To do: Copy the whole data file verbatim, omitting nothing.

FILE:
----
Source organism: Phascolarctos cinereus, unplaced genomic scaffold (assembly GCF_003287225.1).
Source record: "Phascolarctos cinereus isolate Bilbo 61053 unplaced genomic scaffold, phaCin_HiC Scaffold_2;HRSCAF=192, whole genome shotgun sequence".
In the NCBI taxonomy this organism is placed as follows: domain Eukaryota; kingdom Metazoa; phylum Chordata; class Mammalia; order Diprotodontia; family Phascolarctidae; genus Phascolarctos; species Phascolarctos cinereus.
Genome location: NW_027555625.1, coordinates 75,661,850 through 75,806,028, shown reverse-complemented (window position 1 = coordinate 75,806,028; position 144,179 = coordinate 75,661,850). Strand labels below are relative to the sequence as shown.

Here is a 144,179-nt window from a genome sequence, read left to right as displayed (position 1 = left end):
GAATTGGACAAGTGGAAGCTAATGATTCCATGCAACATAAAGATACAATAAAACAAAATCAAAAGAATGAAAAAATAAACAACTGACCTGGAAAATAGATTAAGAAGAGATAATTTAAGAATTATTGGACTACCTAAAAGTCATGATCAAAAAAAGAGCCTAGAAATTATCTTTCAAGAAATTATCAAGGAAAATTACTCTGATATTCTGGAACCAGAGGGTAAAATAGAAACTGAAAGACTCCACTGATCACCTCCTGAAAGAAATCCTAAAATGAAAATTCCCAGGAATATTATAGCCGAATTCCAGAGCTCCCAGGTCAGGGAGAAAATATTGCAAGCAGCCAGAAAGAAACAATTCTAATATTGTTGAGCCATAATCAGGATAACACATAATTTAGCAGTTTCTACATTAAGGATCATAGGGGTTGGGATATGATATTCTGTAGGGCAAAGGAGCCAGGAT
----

Source organism: Phascolarctos cinereus, unplaced genomic scaffold (assembly GCF_003287225.1).
Source record: "Phascolarctos cinereus isolate Bilbo 61053 unplaced genomic scaffold, phaCin_HiC Scaffold_2;HRSCAF=192, whole genome shotgun sequence".
In the NCBI taxonomy this organism is placed as follows: domain Eukaryota; kingdom Metazoa; phylum Chordata; class Mammalia; order Diprotodontia; family Phascolarctidae; genus Phascolarctos; species Phascolarctos cinereus.
Genome location: NW_027555625.1, coordinates 75,661,850 through 75,806,028, shown reverse-complemented (window position 1 = coordinate 75,806,028; position 144,179 = coordinate 75,661,850). Strand labels below are relative to the sequence as shown.

Here is a 144,179-nt window from a genome sequence, read left to right as displayed (position 1 = left end):
GAATTGGACAAGTGGAAGCTAATGATTCCATGCAACATAAAGATACAATAAAACAAAATCAAAAGAATGAAAAAATAAACAACTGACCTGGAAAATAGATTAAGAAGAGATAATTTAAGAATTATTGGACTACCTAAAAGTCATGATCAAAAAAAGAGCCTAGAAATTATCTTTCAAGAAATTATCAAGGAAAATTACTCTGATATTCTGGAACCAGAGGGTAAAATAGAAACTGAAAGACTCCACTGATCACCTCCTGAAAGAAATCCTAAAATGAAAATTCCCAGGAATATTATAGCCGAATTCCAGAGCTCCCAGGTCAGGGAGAAAATATTGCAAGCAGCCAGAAAGAAACAATTCTAATATTGTTGAGCCATAATCAGGATAACACATAATTTAGCAGTTTCTACATTAAGGATCATAGGGGTTGGGATATGATATTCTGTAGGGCAAAGGAGCCAGGAT